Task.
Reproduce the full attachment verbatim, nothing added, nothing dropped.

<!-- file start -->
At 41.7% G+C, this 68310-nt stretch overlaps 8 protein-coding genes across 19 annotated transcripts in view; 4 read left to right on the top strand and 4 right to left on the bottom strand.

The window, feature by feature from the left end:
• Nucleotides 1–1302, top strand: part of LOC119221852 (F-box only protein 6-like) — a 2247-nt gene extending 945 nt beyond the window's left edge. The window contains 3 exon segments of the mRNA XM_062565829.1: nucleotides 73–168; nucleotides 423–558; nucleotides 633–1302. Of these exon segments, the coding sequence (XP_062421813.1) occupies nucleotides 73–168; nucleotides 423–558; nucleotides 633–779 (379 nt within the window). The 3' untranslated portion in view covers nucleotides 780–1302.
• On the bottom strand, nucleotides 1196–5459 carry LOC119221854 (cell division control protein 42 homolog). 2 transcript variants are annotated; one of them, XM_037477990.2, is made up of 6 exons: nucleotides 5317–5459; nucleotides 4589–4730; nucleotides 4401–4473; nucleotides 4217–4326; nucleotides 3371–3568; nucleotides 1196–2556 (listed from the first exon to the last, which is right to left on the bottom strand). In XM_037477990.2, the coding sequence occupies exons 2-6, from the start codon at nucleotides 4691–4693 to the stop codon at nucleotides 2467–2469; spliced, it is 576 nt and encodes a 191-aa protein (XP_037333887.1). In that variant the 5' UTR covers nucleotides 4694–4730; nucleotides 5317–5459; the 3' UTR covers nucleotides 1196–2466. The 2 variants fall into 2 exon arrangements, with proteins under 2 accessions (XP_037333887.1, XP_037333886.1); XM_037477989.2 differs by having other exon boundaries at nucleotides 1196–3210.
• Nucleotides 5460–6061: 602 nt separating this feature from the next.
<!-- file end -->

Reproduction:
At 41.7% G+C, this 68310-nt stretch overlaps 8 protein-coding genes across 19 annotated transcripts in view; 4 read left to right on the top strand and 4 right to left on the bottom strand.

The window, feature by feature from the left end:
• Nucleotides 1–1302, top strand: part of LOC119221852 (F-box only protein 6-like) — a 2247-nt gene extending 945 nt beyond the window's left edge. The window contains 3 exon segments of the mRNA XM_062565829.1: nucleotides 73–168; nucleotides 423–558; nucleotides 633–1302. Of these exon segments, the coding sequence (XP_062421813.1) occupies nucleotides 73–168; nucleotides 423–558; nucleotides 633–779 (379 nt within the window). The 3' untranslated portion in view covers nucleotides 780–1302.
• On the bottom strand, nucleotides 1196–5459 carry LOC119221854 (cell division control protein 42 homolog). 2 transcript variants are annotated; one of them, XM_037477990.2, is made up of 6 exons: nucleotides 5317–5459; nucleotides 4589–4730; nucleotides 4401–4473; nucleotides 4217–4326; nucleotides 3371–3568; nucleotides 1196–2556 (listed from the first exon to the last, which is right to left on the bottom strand). In XM_037477990.2, the coding sequence occupies exons 2-6, from the start codon at nucleotides 4691–4693 to the stop codon at nucleotides 2467–2469; spliced, it is 576 nt and encodes a 191-aa protein (XP_037333887.1). In that variant the 5' UTR covers nucleotides 4694–4730; nucleotides 5317–5459; the 3' UTR covers nucleotides 1196–2466. The 2 variants fall into 2 exon arrangements, with proteins under 2 accessions (XP_037333887.1, XP_037333886.1); XM_037477989.2 differs by having other exon boundaries at nucleotides 1196–3210.
• Nucleotides 5460–6061: 602 nt separating this feature from the next.